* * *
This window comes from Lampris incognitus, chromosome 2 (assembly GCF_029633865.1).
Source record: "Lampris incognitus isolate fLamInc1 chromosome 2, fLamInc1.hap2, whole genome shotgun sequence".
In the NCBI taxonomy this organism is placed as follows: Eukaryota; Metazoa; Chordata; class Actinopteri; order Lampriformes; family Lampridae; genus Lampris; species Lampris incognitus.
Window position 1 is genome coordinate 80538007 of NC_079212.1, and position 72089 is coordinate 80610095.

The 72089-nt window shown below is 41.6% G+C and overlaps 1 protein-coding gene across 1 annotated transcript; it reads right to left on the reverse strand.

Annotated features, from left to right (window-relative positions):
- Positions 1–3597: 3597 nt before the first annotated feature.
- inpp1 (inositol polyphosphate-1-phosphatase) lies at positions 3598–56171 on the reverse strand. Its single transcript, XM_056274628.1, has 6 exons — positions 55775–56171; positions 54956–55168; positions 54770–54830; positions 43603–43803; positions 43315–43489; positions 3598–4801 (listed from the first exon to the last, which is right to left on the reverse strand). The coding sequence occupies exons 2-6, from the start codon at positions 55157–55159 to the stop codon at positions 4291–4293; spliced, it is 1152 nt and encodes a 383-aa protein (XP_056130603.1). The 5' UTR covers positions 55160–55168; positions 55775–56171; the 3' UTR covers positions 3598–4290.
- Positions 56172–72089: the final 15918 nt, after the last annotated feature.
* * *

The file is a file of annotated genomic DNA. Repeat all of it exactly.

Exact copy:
This window comes from Lampris incognitus, chromosome 2 (assembly GCF_029633865.1).
Source record: "Lampris incognitus isolate fLamInc1 chromosome 2, fLamInc1.hap2, whole genome shotgun sequence".
In the NCBI taxonomy this organism is placed as follows: Eukaryota; Metazoa; Chordata; class Actinopteri; order Lampriformes; family Lampridae; genus Lampris; species Lampris incognitus.
Window position 1 is genome coordinate 80538007 of NC_079212.1, and position 72089 is coordinate 80610095.

The 72089-nt window shown below is 41.6% G+C and overlaps 1 protein-coding gene across 1 annotated transcript; it reads right to left on the reverse strand.

Annotated features, from left to right (window-relative positions):
- Positions 1–3597: 3597 nt before the first annotated feature.
- inpp1 (inositol polyphosphate-1-phosphatase) lies at positions 3598–56171 on the reverse strand. Its single transcript, XM_056274628.1, has 6 exons — positions 55775–56171; positions 54956–55168; positions 54770–54830; positions 43603–43803; positions 43315–43489; positions 3598–4801 (listed from the first exon to the last, which is right to left on the reverse strand). The coding sequence occupies exons 2-6, from the start codon at positions 55157–55159 to the stop codon at positions 4291–4293; spliced, it is 1152 nt and encodes a 383-aa protein (XP_056130603.1). The 5' UTR covers positions 55160–55168; positions 55775–56171; the 3' UTR covers positions 3598–4290.
- Positions 56172–72089: the final 15918 nt, after the last annotated feature.